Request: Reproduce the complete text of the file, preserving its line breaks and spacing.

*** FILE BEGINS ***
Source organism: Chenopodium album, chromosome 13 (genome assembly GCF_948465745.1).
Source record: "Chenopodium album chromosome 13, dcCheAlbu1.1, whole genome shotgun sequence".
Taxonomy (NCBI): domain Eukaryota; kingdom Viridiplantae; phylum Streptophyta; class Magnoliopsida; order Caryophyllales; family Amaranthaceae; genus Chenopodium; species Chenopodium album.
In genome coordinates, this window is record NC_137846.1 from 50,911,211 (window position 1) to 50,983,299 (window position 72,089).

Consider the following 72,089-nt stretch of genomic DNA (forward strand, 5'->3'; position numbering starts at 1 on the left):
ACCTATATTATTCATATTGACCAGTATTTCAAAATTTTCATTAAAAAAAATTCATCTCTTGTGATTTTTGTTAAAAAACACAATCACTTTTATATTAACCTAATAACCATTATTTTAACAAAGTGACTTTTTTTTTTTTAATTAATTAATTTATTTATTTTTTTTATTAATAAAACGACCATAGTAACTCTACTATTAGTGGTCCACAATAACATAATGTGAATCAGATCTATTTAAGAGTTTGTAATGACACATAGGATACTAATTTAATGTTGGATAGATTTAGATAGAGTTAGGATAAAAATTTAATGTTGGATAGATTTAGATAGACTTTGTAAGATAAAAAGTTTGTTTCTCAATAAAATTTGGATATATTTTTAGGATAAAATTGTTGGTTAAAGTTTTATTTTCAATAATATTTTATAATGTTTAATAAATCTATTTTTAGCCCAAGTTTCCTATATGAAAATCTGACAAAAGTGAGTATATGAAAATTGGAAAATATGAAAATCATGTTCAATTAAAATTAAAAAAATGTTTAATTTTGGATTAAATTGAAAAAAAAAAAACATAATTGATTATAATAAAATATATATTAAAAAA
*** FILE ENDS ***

Source organism: Chenopodium album, chromosome 13 (genome assembly GCF_948465745.1).
Source record: "Chenopodium album chromosome 13, dcCheAlbu1.1, whole genome shotgun sequence".
Taxonomy (NCBI): domain Eukaryota; kingdom Viridiplantae; phylum Streptophyta; class Magnoliopsida; order Caryophyllales; family Amaranthaceae; genus Chenopodium; species Chenopodium album.
In genome coordinates, this window is record NC_137846.1 from 50,911,211 (window position 1) to 50,983,299 (window position 72,089).

Consider the following 72,089-nt stretch of genomic DNA (forward strand, 5'->3'; position numbering starts at 1 on the left):
ACCTATATTATTCATATTGACCAGTATTTCAAAATTTTCATTAAAAAAAATTCATCTCTTGTGATTTTTGTTAAAAAACACAATCACTTTTATATTAACCTAATAACCATTATTTTAACAAAGTGACTTTTTTTTTTTTAATTAATTAATTTATTTATTTTTTTTATTAATAAAACGACCATAGTAACTCTACTATTAGTGGTCCACAATAACATAATGTGAATCAGATCTATTTAAGAGTTTGTAATGACACATAGGATACTAATTTAATGTTGGATAGATTTAGATAGAGTTAGGATAAAAATTTAATGTTGGATAGATTTAGATAGACTTTGTAAGATAAAAAGTTTGTTTCTCAATAAAATTTGGATATATTTTTAGGATAAAATTGTTGGTTAAAGTTTTATTTTCAATAATATTTTATAATGTTTAATAAATCTATTTTTAGCCCAAGTTTCCTATATGAAAATCTGACAAAAGTGAGTATATGAAAATTGGAAAATATGAAAATCATGTTCAATTAAAATTAAAAAAATGTTTAATTTTGGATTAAATTGAAAAAAAAAAAACATAATTGATTATAATAAAATATATATTAAAAAA